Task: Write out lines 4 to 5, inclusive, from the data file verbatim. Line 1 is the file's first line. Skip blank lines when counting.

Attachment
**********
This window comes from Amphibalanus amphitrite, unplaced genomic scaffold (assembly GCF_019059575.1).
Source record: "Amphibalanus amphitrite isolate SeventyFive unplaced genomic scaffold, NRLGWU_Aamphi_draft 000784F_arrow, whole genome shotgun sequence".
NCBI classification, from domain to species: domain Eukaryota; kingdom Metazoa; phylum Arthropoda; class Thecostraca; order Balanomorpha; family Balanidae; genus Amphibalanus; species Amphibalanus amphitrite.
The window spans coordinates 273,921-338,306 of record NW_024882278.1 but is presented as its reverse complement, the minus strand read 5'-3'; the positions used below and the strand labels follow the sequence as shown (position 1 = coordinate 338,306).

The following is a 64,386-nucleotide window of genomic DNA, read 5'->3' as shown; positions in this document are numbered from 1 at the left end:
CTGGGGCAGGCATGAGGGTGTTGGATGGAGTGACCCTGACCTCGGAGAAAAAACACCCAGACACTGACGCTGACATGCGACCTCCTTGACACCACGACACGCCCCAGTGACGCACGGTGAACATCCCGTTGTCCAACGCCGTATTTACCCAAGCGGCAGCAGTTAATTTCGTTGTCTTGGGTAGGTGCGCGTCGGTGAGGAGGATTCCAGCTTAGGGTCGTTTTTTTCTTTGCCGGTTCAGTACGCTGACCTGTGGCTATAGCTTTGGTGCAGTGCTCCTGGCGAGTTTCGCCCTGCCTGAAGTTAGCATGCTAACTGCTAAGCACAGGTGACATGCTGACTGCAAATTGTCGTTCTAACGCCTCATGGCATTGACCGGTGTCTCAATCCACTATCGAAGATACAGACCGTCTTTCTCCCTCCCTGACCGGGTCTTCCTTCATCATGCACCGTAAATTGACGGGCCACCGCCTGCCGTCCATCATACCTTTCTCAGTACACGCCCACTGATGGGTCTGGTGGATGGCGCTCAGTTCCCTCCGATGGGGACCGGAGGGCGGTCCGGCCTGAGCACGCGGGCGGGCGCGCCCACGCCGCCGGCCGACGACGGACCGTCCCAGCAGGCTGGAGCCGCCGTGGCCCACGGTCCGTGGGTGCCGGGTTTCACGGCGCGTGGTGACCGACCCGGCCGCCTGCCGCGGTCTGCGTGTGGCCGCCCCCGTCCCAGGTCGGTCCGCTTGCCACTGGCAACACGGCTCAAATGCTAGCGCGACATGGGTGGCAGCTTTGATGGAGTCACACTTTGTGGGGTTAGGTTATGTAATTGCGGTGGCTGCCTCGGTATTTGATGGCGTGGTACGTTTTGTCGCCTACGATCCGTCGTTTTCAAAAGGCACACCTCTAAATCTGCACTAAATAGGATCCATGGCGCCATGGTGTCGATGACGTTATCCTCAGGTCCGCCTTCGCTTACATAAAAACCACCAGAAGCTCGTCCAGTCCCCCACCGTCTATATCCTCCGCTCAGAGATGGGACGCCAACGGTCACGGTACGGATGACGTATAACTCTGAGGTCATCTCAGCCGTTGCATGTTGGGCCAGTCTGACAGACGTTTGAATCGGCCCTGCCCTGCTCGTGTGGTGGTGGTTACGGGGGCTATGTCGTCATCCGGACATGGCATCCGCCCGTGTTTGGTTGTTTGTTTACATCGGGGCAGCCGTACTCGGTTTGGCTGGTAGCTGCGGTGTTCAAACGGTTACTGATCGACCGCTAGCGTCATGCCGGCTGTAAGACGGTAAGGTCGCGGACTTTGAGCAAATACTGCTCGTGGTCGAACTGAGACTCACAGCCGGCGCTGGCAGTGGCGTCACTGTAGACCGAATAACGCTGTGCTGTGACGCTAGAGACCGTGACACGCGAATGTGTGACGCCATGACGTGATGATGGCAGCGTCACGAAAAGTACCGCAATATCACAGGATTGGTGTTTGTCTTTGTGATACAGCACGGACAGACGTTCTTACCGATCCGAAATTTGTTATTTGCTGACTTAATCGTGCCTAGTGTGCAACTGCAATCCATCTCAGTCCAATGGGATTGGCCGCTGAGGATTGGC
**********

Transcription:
The window spans coordinates 273,921-338,306 of record NW_024882278.1 but is presented as its reverse complement, the minus strand read 5'-3'; the positions used below and the strand labels follow the sequence as shown (position 1 = coordinate 338,306).

The following is a 64,386-nucleotide window of genomic DNA, read 5'->3' as shown; positions in this document are numbered from 1 at the left end: